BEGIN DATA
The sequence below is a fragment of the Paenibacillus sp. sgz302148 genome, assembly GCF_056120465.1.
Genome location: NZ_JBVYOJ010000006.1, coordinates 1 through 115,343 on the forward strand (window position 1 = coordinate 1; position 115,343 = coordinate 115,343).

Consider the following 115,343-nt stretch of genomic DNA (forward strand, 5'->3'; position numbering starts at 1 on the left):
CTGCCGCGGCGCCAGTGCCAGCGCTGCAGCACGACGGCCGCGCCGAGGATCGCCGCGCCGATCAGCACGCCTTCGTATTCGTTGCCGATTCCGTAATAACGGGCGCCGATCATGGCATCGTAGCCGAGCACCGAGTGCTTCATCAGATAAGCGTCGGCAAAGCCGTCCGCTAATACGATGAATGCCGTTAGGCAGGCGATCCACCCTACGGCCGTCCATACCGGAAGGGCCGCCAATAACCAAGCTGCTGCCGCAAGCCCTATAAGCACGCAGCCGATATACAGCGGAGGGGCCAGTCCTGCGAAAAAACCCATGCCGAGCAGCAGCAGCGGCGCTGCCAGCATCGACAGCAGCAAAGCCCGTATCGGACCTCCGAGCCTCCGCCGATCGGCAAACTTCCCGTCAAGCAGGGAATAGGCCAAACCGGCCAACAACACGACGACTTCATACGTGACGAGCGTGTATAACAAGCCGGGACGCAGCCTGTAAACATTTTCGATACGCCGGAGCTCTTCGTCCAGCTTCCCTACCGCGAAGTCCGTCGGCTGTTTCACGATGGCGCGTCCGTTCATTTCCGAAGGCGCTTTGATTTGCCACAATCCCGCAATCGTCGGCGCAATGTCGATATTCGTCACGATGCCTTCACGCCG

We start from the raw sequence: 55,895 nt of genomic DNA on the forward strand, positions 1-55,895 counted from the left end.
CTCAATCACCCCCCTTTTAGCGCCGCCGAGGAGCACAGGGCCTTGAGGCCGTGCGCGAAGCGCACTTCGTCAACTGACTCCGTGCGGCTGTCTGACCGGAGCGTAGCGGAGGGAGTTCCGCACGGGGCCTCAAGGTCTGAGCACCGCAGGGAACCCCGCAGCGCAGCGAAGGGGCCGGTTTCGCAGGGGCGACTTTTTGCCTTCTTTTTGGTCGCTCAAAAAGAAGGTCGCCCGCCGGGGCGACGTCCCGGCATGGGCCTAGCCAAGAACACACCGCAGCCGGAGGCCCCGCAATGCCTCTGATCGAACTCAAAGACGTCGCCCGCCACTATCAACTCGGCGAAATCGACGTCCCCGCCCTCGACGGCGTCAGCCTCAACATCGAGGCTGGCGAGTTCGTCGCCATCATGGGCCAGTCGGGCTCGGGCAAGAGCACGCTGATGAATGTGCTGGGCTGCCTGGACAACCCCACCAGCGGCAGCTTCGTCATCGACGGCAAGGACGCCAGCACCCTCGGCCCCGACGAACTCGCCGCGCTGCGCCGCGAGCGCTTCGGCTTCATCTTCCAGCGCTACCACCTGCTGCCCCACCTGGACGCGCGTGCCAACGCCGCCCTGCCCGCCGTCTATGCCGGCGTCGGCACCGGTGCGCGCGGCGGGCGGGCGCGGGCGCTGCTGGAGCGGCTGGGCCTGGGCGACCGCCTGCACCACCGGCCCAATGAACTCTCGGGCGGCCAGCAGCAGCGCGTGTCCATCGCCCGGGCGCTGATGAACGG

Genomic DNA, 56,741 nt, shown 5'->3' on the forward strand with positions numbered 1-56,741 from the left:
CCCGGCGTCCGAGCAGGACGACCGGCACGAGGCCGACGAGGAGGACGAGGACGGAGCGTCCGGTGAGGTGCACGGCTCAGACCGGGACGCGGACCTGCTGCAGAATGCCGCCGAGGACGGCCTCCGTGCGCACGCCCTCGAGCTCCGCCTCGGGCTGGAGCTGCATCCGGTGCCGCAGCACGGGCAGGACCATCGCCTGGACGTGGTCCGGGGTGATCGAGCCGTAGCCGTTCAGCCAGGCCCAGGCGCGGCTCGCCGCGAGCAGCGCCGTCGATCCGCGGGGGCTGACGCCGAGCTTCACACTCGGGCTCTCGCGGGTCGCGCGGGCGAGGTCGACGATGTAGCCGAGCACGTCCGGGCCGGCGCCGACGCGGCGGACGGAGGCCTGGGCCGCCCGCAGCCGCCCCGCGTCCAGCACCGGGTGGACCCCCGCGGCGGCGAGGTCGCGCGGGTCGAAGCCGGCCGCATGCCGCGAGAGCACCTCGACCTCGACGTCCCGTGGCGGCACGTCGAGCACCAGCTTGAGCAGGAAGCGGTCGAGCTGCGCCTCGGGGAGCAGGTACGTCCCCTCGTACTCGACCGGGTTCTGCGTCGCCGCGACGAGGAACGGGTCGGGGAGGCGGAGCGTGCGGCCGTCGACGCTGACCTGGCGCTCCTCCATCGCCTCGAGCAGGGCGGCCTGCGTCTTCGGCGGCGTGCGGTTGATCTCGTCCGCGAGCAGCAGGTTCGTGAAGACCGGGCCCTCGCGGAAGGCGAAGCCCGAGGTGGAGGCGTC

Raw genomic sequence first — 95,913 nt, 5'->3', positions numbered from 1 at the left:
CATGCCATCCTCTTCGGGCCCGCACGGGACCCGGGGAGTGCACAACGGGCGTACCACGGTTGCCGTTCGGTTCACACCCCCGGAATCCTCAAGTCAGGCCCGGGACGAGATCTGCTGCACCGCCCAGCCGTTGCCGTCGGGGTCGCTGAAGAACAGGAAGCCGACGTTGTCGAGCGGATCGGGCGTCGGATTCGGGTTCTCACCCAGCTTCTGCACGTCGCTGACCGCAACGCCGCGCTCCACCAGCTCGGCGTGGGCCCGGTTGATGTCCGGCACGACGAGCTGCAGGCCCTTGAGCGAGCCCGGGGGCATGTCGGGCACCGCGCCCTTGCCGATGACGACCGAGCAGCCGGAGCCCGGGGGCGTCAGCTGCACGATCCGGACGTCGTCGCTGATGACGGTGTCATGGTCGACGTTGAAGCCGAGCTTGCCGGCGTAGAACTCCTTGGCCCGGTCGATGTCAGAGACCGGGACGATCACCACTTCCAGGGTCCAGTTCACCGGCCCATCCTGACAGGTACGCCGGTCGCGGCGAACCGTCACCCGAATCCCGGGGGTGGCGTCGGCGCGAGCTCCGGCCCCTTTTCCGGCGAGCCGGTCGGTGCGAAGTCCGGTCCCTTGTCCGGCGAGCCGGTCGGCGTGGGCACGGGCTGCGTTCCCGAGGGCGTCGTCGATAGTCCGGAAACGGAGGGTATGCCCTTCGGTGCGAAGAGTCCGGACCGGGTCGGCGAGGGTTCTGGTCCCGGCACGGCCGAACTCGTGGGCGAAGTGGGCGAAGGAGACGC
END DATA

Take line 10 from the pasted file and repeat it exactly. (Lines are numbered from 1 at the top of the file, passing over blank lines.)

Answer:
CATGCCATCCTCTTCGGGCCCGCACGGGACCCGGGGAGTGCACAACGGGCGTACCACGGTTGCCGTTCGGTTCACACCCCCGGAATCCTCAAGTCAGGCCCGGGACGAGATCTGCTGCACCGCCCAGCCGTTGCCGTCGGGGTCGCTGAAGAACAGGAAGCCGACGTTGTCGAGCGGATCGGGCGTCGGATTCGGGTTCTCACCCAGCTTCTGCACGTCGCTGACCGCAACGCCGCGCTCCACCAGCTCGGCGTGGGCCCGGTTGATGTCCGGCACGACGAGCTGCAGGCCCTTGAGCGAGCCCGGGGGCATGTCGGGCACCGCGCCCTTGCCGATGACGACCGAGCAGCCGGAGCCCGGGGGCGTCAGCTGCACGATCCGGACGTCGTCGCTGATGACGGTGTCATGGTCGACGTTGAAGCCGAGCTTGCCGGCGTAGAACTCCTTGGCCCGGTCGATGTCAGAGACCGGGACGATCACCACTTCCAGGGTCCAGTTCACCGGCCCATCCTGACAGGTACGCCGGTCGCGGCGAACCGTCACCCGAATCCCGGGGGTGGCGTCGGCGCGAGCTCCGGCCCCTTTTCCGGCGAGCCGGTCGGTGCGAAGTCCGGTCCCTTGTCCGGCGAGCCGGTCGGCGTGGGCACGGGCTGCGTTCCCGAGGGCGTCGTCGATAGTCCGGAAACGGAGGGTATGCCCTTCGGTGCGAAGAGTCCGGACCGGGTCGGCGAGGGTTCTGGTCCCGGCACGGCCGAACTCGTGGGCGAAGTGGGCGAAGGAGACGC